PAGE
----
Consequently the information that is to be gathered, for the benefit of future generations, respecting the mode of life of one of the great races of mankind, must be collected at once or the opportunity will be lost for all time." His fears were exaggerated, but the fact that American Indian communities have thrived rather than faded in the years since Curtis died does nothing to diminish the haunting beauty of his photography: whether in an unforgettable shot of Red Hawk, in full headdress, watering his horse on the badlands of South Dakota; or a beautifully composed image of four extravagantly coiffed Hopi women demonstrating a traditional method of grinding maize.

There is a romantic quality to many of these pictures, an undercurrent of nostalgia enhanced by Curtis's masterful use of soft focus and the unflinching intensity of his eye-to-eye portraits of heroic figures now long dead.

Curtis could not have got these pictures without earning the friendship and trust of the communities he was photographing - and he would stop at nothing to achieve it. At a time when it was rare for a white American to have anything to do with his Indian compatriots, Curtis dived headlong into native culture, earning himself a traditional nickname ("the shadow catcher") and joining Hopi tribesmen in their famous snake dance, "dressed in a G string… and with the regulation snake in my mouth".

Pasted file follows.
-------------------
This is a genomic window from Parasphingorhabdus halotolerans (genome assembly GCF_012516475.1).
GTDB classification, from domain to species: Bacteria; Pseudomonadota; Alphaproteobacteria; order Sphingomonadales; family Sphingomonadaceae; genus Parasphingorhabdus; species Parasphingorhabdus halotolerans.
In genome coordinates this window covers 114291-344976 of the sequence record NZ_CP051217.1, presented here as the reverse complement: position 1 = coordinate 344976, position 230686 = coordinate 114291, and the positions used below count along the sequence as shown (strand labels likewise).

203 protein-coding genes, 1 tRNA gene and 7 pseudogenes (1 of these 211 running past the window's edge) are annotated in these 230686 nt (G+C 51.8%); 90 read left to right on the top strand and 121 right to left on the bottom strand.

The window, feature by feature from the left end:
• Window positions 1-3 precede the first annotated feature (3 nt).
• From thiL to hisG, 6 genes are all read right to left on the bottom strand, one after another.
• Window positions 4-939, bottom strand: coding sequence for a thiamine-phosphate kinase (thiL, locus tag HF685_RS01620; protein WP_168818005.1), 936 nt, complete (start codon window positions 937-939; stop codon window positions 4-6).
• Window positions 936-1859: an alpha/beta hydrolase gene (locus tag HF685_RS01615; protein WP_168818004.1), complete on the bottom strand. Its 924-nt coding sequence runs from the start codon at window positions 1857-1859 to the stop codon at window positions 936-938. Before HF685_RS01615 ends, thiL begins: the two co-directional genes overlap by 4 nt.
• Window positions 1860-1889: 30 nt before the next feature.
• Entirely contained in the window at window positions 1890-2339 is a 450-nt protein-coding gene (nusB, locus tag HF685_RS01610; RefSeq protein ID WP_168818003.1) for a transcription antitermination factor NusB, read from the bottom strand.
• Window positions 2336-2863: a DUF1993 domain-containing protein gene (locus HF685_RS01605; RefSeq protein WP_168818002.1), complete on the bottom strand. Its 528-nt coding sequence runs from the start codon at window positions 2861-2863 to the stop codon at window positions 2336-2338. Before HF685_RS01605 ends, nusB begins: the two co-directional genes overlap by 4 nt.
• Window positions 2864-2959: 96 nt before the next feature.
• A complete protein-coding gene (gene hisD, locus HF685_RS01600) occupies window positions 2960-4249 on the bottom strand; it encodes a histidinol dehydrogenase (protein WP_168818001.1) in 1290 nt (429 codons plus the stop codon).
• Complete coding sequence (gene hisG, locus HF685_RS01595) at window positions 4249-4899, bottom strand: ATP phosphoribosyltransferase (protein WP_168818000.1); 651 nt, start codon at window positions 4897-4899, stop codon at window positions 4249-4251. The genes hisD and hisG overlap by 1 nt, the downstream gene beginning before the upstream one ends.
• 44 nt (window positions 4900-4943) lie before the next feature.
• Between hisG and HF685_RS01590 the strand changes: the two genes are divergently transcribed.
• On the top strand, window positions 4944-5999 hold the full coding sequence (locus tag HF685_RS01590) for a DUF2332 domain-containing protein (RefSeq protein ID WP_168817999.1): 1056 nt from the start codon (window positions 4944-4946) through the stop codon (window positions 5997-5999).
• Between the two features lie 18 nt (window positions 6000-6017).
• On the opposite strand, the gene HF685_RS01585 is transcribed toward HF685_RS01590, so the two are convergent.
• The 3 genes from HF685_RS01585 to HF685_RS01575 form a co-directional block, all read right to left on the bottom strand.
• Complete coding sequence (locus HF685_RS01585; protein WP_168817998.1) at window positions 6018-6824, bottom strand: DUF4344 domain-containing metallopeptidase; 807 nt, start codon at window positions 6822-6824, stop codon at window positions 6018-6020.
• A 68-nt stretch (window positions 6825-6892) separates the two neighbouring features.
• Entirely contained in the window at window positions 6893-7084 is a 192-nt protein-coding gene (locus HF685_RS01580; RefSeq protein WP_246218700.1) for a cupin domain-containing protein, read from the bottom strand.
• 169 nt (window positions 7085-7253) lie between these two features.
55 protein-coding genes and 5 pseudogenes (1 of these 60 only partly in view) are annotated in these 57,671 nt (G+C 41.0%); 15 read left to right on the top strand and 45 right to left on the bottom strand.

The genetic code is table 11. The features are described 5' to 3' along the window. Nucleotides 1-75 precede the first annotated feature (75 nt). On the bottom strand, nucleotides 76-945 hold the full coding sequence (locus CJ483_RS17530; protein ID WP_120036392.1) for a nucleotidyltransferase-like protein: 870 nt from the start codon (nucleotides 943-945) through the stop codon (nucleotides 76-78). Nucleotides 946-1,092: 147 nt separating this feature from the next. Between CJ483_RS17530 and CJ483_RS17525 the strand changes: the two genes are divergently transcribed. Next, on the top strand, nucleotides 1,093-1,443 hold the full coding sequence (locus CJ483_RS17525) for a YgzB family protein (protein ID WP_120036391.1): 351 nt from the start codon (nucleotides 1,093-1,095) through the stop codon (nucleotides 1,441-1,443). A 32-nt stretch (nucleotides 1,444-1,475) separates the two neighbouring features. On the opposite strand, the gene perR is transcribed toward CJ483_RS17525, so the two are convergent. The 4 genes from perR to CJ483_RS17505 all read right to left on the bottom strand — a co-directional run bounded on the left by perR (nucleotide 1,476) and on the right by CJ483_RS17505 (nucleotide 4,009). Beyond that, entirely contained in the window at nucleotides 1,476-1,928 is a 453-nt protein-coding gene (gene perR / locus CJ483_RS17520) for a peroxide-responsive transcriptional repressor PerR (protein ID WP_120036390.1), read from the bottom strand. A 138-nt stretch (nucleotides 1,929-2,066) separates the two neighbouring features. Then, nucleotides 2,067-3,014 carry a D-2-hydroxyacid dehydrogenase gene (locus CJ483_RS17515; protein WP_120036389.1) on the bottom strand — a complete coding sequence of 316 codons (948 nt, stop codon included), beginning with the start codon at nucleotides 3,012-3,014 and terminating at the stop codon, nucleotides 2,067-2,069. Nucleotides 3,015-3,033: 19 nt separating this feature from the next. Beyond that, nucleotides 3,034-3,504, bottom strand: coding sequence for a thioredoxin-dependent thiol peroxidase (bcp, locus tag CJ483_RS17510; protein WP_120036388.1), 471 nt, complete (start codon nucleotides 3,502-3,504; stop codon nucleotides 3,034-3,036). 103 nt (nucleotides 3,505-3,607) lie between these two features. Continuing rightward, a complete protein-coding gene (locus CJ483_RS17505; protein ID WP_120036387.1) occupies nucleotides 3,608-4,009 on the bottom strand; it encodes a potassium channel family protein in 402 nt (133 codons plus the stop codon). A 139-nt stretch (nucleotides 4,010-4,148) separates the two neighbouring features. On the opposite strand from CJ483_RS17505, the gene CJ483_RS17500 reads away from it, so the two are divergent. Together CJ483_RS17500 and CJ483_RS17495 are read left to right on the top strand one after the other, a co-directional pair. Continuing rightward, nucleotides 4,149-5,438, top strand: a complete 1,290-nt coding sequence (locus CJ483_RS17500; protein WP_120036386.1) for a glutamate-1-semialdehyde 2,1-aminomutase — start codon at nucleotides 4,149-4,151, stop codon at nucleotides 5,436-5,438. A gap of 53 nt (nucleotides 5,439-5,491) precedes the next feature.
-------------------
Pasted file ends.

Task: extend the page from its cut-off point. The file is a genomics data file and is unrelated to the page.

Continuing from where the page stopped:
Even the president couldn't fail to be impressed by the single-minded determination of this extreme character. "Mr Curtis… has been able to do what no other man ever has done," wrote Roosevelt in his foreword to The North American Indian, "what, as far as we can see, no other man could do." Shortly after the publication of the final two volumes, exhausted and broke, Curtis suffered what he would later describe as a "complete physical breakdown", from which he never fully recovered.

Much of his later life was spent in an arduous scrabble for cash: for a number of years, he worked in Hollywood as an uncredited cameraman for Cecil B DeMille, and made one film of his own called In the Land of the Head-Hunters, which brought him further fame but little money. "Following the Indian form of naming men," he said at the age of 83, "I would be termed 'The Man Who Never Took Time to Play'." A year later he was dead, of a heart attack.

His passing was marked by a meagre 76-word obituary in the New York Times, but the monumental achievement of The American Indian ensured that he would not easily be forgotten. "The ordinary book of today will last but a few generations," said WH Holmes, chief of the Bureau of American Ethnology, after the final volume appeared. "This publication should last for a thousand years."

'Edward Sheriff Curtis' (Phaidon) is available from Telegraph Books for 11.99. Call 0870 428 4112, or go to books.telegraph.co.uk (http://books.telegraph.co.uk/)